Crossrail v LDA (Supplementary) [1]

Session date: 
November 10, 2007
Question By: 
Peter Hulme Cross
Organisation: 
One London Party
Asked Of: 
Mary Reilly, Chair, London Development Agency

Question

Yes, you are absolutely right. London generates an enormous amount of wealth - according to the London Chamber of Commerce about £13 - £20 billion - which is then taken by the Government and used to subsidise the rest of the country, if not Scotland. We can certainly do with more money. As far as Crossrail is concerned, the Mayor has said that is probably the most important project, even more important than the Olympics. Nevertheless, the Government still found themselves with a shortfall of over £300 million and turned to the City to stump up yet more money in taxes in order to pay it.

Now your budget is, what, £420 million, which you draw down from the Government. In fact you managed to draw down more last year. If we used your budget on certain other projects, we could have better flood defences for London, we could have a trolley-bus network along the Uxbridge Road, we could have an interceptor tunnel to stop sewage going into the Thames; we could have a number of different projects. You justified your budget by saying that you try to maximise the economic benefits. I wonder whether really we would get better value if we actually spent that money on some of these other projects that I have mentioned.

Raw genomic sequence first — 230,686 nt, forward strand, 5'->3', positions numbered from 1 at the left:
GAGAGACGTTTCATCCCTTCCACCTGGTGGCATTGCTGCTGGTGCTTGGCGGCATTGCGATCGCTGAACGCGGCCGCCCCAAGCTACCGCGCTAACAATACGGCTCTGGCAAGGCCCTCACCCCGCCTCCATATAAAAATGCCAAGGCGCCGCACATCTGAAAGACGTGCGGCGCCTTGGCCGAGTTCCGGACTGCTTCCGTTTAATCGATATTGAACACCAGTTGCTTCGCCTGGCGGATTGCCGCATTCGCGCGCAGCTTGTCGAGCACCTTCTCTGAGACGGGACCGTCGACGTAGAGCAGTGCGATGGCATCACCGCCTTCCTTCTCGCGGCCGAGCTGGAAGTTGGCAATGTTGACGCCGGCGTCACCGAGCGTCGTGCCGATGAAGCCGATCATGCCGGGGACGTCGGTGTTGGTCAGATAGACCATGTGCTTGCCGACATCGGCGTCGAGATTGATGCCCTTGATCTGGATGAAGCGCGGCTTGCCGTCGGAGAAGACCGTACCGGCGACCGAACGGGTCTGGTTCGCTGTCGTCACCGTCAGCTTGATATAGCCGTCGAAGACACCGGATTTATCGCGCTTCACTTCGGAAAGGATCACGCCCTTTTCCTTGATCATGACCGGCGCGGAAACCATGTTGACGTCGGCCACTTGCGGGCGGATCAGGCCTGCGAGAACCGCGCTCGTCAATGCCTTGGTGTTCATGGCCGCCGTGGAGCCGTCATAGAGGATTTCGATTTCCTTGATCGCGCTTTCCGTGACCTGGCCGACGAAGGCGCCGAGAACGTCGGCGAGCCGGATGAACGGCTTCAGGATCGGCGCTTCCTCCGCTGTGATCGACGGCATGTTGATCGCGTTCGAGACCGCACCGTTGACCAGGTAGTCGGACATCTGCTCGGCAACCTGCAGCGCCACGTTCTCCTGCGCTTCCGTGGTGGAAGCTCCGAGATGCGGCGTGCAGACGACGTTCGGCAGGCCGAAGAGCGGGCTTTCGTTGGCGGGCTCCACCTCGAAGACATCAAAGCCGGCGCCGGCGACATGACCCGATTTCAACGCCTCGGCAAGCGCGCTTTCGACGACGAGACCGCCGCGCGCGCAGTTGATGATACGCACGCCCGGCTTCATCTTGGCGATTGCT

Supplementary To: 

Answer

Answer for Crossrail v LDA (Supplementary) [1]

Answer for Crossrail v LDA (Supplementary) [1]

Answered By: 
Mary Reilly, Chair, London Development Agency

I think there is always choice and I agree with you entirely; London needs more money. We do support the rest of the country. Crossrail in that respect is, I think, not just good for London but will be good for the country. I have talked to other business people, other regional development agency chairs outside London, and they have all been very supportive of Crossrail because a lot of them come to the capital for travelling to do their business.

I think though that there are major infrastructure projects that still need doing. Seb Coe [Chair, London Organising Committee of the Olympic Games and Paralympic Games] talked very convincingly and very movingly, I thought, about the lack of spending in the sporting facilities in this country that has led to some examples, as Dee [Doocey] pointed out, about people having to travel to Sheffield. Equally, we have a city that has some of the most deprived communities in the UK. Child poverty is very high; worklessness or people not able to access the employment market is very high. In my view some of the funding has to go to that. We cannot build a city that is a wonderful, beautiful place for infrastructure if there are people living in this city who cannot access that because they have not had the skills training. I think it is a case of getting the balance.